High shipping costs will remain a challenge for the solar sector – pv magazine International

Australia’s solar industry can expect to face high shipping costs and continued supply disruptions for at least a year before a “normalization” of the global ocean freight system.

New data from Dutch multinational financial services company Rabobank shows shipping container shipping costs fell from a record low in September 2021, but are still up to five times higher than in 2019 and the group banking warned that there would be no return to pre-pandemic depressions on the horizon.

Due to Covid-19 related disruptions, international container freight rates have increased significantly since January 2019, reaching a record high price of nearly $10,400 in September 2021. In June 2022, the Global Freight Rate Index amounted to nearly $7,100.

Higher transportation costs and supply chain disruptions are impacting all industries, but solar PV is one of the hardest hit due to the high concentration of solar panel manufacturing in China. High transportation costs and shipping constraints also impact other system components such as trackers, inverters, and batteries.

In his Global Ocean Freight Outlook report, Rabobank says containerized freight prices are expected to continue to gradually decline over the next 12 months from “irrational” highs reached late last year, but not expected to return to pre-pandemic lows .

RaboResearch’s global supply chain analyst Viet Nguyen said shipping container prices are “never” expected to return to pre-pandemic lows of around US$3,000 per container, but predicted that they would decline from the current US$7,000 to US$78,000 per container brand in the coming year.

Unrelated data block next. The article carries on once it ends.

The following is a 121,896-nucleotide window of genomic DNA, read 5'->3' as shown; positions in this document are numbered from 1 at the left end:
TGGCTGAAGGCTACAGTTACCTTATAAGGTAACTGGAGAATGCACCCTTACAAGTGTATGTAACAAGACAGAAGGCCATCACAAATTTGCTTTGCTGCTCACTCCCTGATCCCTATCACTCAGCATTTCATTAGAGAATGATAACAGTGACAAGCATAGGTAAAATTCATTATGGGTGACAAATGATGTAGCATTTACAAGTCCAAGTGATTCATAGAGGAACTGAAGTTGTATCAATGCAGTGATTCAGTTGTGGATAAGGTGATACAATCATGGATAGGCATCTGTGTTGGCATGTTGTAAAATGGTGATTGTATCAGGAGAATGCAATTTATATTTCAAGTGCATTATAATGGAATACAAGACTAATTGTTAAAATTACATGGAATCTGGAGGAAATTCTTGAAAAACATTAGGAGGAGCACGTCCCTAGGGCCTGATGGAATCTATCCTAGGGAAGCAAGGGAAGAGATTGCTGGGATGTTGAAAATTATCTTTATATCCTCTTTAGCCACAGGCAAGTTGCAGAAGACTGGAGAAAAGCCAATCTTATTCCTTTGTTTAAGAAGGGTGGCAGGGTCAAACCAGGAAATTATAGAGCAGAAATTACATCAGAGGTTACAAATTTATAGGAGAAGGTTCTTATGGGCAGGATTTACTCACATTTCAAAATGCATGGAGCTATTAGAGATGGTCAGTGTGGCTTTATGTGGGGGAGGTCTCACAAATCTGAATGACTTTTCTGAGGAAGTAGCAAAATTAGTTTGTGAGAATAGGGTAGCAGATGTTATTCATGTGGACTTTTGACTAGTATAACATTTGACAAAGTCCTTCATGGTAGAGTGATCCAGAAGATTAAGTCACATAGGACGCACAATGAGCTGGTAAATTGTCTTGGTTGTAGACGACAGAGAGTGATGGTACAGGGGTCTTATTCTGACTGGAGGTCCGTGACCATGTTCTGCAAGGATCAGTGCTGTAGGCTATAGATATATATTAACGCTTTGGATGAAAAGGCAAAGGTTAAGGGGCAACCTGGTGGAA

Global Container Freight Rate Index from January 2019 to June 2022 (in US dollars)

Image: Statista

Nguyen said several global “macro factors” are influencing shipping dynamics and driving the persistently high costs.

As increased inflation and historically low levels of global consumer confidence put downward pressure on ocean tariffs, Nguyen said tariffs were being supported at higher levels by imbalanced global trade flows which are hampering a repositioning profitable empty containers.

“On top of that, geographic uncertainties add risk and there are also rising operational costs for the sector due to higher energy costs and sustainability regulations,” he said.

While shipping rates are expected to drop, Rabobank expects container schedule reliability to also recover, albeit slowly. Port congestion, a major contributor to ongoing supply disruptions, is expected to persist at major ports until the first half of next year.

For Australia, where the solar sector relies heavily on container shipping for modules, “the overall picture is quite positive,” according to Stefan Vogel, RaboResearch’s managing director for Australia and New Zealand.

“While we don’t expect sea freight to return to normal for the industry here until 2024, we believe it will improve for us in Australia and many other parts of the world, but it doesn’t. not happen tomorrow,” he said.

“It will be a year or two where shipping container freight rates tend to slowly decline, while simultaneously reliability improves, step by step, to something closer to normal.”

Vogel said the “bad news” is that containerized ocean freight rates are unlikely to return to pre-pandemic levels, when “they were extremely cheap.” However, further extreme price increases to Q4 2021 highs or above are also not expected.

“The overall picture is quite positive, where we don’t expect to see these rates suddenly explode again or that there will be another massive on-chain disruption,” he said.

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